That pass-heavy nature is also why Joe Burrow is above Matthew Stafford at quarterback for me on this slate (though both are a tier below Patrick Mahomes). Stafford figures to be more efficient because he's playing in a dome and a slight favorite in his game, but Burrow may chuck it a ton. There isn't a "wrong" answer on which you prefer, but I'd lean Burrow due to projected pass rates.
49ers at Rams
The Akers discussion in this game is complicated to begin with. But we also have to consider that Darrell Henderson is back this week, as well.
Henderson was activated from injured reserve last week but downgraded to out. Henderson wasn't listed on the injury report this week, which means he was a full participant in Wednesday's practice. That means he's likely back this week.
Personally, I'm fine not accounting for Henderson too much. He had fallen behind Michel even before his injury, and Michel was a clear second behind Akers before the fumbles. But there is at least a non-zero chance that Henderson has a role.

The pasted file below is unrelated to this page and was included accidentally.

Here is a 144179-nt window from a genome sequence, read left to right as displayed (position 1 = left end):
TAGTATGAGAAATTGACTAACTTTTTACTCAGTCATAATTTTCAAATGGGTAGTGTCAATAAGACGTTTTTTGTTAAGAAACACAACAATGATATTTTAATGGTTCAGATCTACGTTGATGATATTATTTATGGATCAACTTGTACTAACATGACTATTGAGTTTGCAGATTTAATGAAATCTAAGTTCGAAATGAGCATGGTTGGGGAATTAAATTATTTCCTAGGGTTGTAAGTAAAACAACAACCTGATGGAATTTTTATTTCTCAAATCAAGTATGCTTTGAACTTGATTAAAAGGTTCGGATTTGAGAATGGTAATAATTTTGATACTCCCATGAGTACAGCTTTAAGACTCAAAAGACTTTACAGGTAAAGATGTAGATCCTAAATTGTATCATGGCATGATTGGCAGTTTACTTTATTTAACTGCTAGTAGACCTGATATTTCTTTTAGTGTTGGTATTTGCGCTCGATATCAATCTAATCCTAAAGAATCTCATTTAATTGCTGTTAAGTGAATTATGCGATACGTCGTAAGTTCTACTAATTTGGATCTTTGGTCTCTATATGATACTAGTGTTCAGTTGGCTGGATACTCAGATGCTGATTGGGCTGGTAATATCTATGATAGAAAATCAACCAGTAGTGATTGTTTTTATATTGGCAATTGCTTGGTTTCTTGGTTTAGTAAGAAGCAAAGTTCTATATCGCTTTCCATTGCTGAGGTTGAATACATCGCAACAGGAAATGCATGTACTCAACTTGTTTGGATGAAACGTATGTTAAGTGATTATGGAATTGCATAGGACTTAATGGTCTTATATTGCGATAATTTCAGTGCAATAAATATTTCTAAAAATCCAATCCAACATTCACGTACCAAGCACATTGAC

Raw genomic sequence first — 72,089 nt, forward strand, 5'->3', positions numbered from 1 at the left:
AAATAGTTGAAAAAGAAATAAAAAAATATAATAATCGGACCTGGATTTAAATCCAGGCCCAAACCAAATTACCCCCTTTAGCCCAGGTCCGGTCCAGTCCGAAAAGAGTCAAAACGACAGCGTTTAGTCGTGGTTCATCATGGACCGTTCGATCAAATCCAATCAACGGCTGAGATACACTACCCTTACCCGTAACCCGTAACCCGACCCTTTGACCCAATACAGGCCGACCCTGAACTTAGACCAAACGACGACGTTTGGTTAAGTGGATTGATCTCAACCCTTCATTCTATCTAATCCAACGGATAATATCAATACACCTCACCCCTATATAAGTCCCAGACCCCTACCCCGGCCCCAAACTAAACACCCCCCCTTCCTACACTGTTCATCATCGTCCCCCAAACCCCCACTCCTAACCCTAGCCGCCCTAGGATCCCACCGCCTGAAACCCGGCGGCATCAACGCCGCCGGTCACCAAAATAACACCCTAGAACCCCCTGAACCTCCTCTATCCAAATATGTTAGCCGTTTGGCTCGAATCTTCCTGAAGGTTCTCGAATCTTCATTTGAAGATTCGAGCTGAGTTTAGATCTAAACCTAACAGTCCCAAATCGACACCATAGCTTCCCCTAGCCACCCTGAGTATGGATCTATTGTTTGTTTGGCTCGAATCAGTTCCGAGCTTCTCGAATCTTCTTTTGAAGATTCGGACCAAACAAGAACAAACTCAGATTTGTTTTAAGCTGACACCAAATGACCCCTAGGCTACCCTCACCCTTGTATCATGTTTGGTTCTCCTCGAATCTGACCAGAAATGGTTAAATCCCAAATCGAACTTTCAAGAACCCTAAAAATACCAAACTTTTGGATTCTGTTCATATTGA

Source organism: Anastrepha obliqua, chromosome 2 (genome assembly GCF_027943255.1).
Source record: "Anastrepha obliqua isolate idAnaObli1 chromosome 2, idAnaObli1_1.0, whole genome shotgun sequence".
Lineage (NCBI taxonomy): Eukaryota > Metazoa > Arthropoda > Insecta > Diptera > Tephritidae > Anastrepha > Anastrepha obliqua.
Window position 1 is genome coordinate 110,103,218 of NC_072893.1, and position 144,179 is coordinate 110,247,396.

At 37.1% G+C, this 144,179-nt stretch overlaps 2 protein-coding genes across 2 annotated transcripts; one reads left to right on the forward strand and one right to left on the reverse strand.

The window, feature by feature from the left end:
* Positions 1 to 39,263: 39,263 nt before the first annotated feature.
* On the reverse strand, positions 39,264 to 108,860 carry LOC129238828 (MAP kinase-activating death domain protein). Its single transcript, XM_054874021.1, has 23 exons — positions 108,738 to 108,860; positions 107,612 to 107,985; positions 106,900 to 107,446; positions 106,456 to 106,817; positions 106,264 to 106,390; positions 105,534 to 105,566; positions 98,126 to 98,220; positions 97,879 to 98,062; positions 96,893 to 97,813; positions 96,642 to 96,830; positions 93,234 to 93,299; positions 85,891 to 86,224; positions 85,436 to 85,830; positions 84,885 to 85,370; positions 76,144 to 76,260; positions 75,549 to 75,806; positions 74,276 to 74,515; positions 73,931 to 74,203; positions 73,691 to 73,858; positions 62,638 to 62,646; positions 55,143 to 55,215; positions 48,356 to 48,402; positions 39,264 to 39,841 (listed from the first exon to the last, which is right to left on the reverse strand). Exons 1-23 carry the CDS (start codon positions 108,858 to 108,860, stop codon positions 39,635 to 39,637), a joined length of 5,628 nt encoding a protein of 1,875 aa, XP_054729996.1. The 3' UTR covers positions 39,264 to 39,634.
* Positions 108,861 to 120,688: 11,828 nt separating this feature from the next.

If we push him aside momentarily, there's still cause for uncertainty with Akers. He lost two fumbles in key situations, and it was Michel on the field for the Rams' final drive.
If Akers were to get a role decrease, it likely wouldn't be enough to make Michel an option. Akers would still get work, likely in the passing game, which makes it tougher for Michel to break out. So, this is more about figuring out what to do with Akers than it is seeing if we should roster Michel.
The most likely scenario seems to be that Akers continues to be the lead back, albeit with a short leash and potentially a bit less work. That type of role would still be enough for him to be viable at $6,200, especially with shakiness elsewhere at running back. As such, Akers is still someone we can and should use. However, we'll want to keep a lid on our exposure levels in order to safeguard ourselves if the fumbles do put him in the doghouse.